Originally Posted by jmc
There's two schools of thought going on, those who feel these films should be comic booky and those who are perfectly fine with the films trying to do more. Lets look at the 'comic booky' thing - how exactly are we defining this? Is it all about the fun factor? Comics books aren't always fun, in fact more often than not they've actually got a solid story as the foundation for what's going on. Some of the best stories written for the page are about as fun as a kick to the groin. Comic books are a medium, they're not a genre.
The better term to use is 'superheroes'. What is a superhero? In basic terms it's someone who develops extraordinary abilities and uses it for good. The thing about that synopsis is that it's broad. There are films which do nothing more than stick to that synopsis, which is perfectly fine, however if every film was to be like that the genre never evolves. Enter Batman Begins, it really was the first film in recent times to try its hand at redefining what a superhero is, and more importantly what it means to be a superhero. It may not have re-written the rulebook but it made a very compelling argument that there's more here than meets the eye. When the storm that was TDK hit 3 year later suddenly the rule book was thrown entirely out the window, instead of just a superhero movie we had a crime drama, a genuine crime drama. Up until that point everyone was happy to sit comfortably in the costume and villains sandbox, but TDK shook the establishment and those tremors are still being felt to this day.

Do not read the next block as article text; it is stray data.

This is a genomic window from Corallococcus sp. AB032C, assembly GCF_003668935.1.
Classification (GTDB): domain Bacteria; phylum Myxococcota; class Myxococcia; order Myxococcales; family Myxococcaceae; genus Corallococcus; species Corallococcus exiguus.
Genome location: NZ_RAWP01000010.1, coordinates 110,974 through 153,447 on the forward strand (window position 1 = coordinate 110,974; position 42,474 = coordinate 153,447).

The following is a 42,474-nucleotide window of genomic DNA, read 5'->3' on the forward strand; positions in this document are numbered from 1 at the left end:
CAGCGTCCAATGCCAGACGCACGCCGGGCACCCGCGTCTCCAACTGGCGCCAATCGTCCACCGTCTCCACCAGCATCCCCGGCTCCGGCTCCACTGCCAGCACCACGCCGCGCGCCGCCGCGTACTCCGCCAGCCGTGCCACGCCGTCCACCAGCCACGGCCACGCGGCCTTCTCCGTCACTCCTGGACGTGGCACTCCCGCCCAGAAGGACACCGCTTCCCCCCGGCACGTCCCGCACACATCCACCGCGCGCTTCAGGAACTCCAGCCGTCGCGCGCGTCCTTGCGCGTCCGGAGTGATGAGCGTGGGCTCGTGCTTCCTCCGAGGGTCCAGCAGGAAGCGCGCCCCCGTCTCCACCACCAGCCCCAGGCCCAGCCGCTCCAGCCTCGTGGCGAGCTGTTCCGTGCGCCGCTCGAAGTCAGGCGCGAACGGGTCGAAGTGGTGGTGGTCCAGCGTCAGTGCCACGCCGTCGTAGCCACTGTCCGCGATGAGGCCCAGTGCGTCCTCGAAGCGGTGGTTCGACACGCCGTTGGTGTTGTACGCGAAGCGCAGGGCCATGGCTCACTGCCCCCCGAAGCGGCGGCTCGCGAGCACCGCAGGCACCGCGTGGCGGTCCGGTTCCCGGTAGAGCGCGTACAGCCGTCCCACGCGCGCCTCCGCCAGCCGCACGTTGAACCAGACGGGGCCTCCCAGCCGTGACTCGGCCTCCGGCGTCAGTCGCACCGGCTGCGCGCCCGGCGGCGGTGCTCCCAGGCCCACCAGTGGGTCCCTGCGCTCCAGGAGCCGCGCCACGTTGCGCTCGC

Thing people need to realise now is that the 'superhero' movie as we've known it is becoming extinct. The Avengers may be the pinnacle of a pure superhero movie, and perhaps the final time we will see such an unashamedly pure movie like it within its genre. The first film after it, Iron Man 3, is almost a complete 180 in terms of style and tone to not only Avengers but the preceding IM movies, it's not longer just a superhero film, it's feels more like a buddy cop action flick, and unsurprisingly it divided fans. Thor 2 looks far more like a proper fantasy movie now than it's first film ever did, and from all reports CA2 is more Bourne Identity like than its predecessor, and that's the influence from TDK coming into play, for without that movie and the film before it to elevate the genre there isn't going to be the drive to do anything really different within the genre. It may have happened eventually, but it wouldn't be now. Without Batman Begins and TDK we don't get Iron Man, Man of Steel, Amazing Spider-man, Star Trek, Casino Royale, Skyfall, and probably even Avengers, or at least not in the way they were released.
If TDK isn't what you want in a superhero movie then that's fine, if you want more colourful characters and a simpler plot then loving Avengers or Iron Man more is fine. I know people are going to scream to the high heavens that TDK influence wasn't as big as some make it out to be, and will debate against just how much it redefined the genre, but I honestly think if you say so you're letting how you feel about the movie get in the way of the reality of what's going on. TDK changed perspectives, and those changes are still being felt today.